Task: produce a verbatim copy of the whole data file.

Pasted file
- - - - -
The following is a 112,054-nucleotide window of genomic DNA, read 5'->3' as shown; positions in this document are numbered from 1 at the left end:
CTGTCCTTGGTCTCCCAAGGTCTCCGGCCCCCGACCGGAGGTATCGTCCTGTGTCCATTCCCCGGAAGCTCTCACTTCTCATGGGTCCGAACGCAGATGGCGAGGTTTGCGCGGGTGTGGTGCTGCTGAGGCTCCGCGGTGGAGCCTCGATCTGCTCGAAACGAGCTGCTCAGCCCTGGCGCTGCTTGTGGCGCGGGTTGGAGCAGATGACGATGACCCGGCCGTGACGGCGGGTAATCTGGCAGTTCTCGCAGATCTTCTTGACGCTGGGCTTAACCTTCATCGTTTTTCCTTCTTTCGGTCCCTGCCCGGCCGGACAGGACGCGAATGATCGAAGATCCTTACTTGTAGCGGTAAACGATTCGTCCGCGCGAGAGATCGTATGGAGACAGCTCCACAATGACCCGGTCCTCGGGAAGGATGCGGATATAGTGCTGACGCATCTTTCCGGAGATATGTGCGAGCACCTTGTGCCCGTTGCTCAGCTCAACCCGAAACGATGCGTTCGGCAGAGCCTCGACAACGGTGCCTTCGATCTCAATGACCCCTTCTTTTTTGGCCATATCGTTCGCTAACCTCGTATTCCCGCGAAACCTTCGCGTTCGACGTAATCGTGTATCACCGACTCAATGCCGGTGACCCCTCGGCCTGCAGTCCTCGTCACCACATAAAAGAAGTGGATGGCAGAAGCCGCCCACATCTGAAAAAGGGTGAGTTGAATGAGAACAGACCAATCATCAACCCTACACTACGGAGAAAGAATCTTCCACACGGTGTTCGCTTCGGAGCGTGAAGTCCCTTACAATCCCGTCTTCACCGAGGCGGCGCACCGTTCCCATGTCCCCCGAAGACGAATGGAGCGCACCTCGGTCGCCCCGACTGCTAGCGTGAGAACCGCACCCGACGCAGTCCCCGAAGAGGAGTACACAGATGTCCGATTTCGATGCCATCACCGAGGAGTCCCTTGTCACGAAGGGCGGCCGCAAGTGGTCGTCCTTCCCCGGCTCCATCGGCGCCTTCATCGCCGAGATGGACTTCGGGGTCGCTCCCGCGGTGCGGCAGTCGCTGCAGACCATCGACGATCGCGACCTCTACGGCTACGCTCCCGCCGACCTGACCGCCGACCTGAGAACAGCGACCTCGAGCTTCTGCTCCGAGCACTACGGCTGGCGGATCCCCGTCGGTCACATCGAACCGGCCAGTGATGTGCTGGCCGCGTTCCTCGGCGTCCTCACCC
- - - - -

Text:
The following is a 112,054-nucleotide window of genomic DNA, read 5'->3' as shown; positions in this document are numbered from 1 at the left end:
CTGTCCTTGGTCTCCCAAGGTCTCCGGCCCCCGACCGGAGGTATCGTCCTGTGTCCATTCCCCGGAAGCTCTCACTTCTCATGGGTCCGAACGCAGATGGCGAGGTTTGCGCGGGTGTGGTGCTGCTGAGGCTCCGCGGTGGAGCCTCGATCTGCTCGAAACGAGCTGCTCAGCCCTGGCGCTGCTTGTGGCGCGGGTTGGAGCAGATGACGATGACCCGGCCGTGACGGCGGGTAATCTGGCAGTTCTCGCAGATCTTCTTGACGCTGGGCTTAACCTTCATCGTTTTTCCTTCTTTCGGTCCCTGCCCGGCCGGACAGGACGCGAATGATCGAAGATCCTTACTTGTAGCGGTAAACGATTCGTCCGCGCGAGAGATCGTATGGAGACAGCTCCACAATGACCCGGTCCTCGGGAAGGATGCGGATATAGTGCTGACGCATCTTTCCGGAGATATGTGCGAGCACCTTGTGCCCGTTGCTCAGCTCAACCCGAAACGATGCGTTCGGCAGAGCCTCGACAACGGTGCCTTCGATCTCAATGACCCCTTCTTTTTTGGCCATATCGTTCGCTAACCTCGTATTCCCGCGAAACCTTCGCGTTCGACGTAATCGTGTATCACCGACTCAATGCCGGTGACCCCTCGGCCTGCAGTCCTCGTCACCACATAAAAGAAGTGGATGGCAGAAGCCGCCCACATCTGAAAAAGGGTGAGTTGAATGAGAACAGACCAATCATCAACCCTACACTACGGAGAAAGAATCTTCCACACGGTGTTCGCTTCGGAGCGTGAAGTCCCTTACAATCCCGTCTTCACCGAGGCGGCGCACCGTTCCCATGTCCCCCGAAGACGAATGGAGCGCACCTCGGTCGCCCCGACTGCTAGCGTGAGAACCGCACCCGACGCAGTCCCCGAAGAGGAGTACACAGATGTCCGATTTCGATGCCATCACCGAGGAGTCCCTTGTCACGAAGGGCGGCCGCAAGTGGTCGTCCTTCCCCGGCTCCATCGGCGCCTTCATCGCCGAGATGGACTTCGGGGTCGCTCCCGCGGTGCGGCAGTCGCTGCAGACCATCGACGATCGCGACCTCTACGGCTACGCTCCCGCCGACCTGACCGCCGACCTGAGAACAGCGACCTCGAGCTTCTGCTCCGAGCACTACGGCTGGCGGATCCCCGTCGGTCACATCGAACCGGCCAGTGATGTGCTGGCCGCGTTCCTCGGCGTCCTCACCC